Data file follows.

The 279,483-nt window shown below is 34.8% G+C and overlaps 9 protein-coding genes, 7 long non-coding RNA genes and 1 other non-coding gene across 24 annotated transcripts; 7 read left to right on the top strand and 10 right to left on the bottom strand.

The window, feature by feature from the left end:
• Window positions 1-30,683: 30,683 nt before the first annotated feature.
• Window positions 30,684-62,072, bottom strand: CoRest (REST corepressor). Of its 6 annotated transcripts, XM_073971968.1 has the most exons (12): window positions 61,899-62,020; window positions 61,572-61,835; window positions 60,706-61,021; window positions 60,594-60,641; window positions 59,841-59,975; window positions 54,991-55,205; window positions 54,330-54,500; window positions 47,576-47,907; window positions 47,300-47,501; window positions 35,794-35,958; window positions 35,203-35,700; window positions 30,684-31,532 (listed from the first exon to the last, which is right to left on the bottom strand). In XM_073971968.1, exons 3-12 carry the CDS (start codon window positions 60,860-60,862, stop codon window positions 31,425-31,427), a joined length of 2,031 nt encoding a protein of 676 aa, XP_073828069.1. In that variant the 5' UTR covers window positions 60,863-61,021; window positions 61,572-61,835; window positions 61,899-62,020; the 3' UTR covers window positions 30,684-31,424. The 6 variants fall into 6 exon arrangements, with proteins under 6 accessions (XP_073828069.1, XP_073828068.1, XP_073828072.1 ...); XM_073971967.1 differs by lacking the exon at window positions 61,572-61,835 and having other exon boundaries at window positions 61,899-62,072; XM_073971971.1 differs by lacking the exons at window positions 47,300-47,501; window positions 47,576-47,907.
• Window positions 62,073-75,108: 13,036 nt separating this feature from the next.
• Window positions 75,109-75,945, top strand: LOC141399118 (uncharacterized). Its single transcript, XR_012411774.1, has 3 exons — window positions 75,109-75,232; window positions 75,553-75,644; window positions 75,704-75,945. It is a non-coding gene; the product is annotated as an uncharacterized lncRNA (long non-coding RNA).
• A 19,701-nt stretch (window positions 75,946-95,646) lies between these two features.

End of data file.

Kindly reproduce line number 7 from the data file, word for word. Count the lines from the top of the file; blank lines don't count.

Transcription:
• A 19,701-nt stretch (window positions 75,946-95,646) lies between these two features.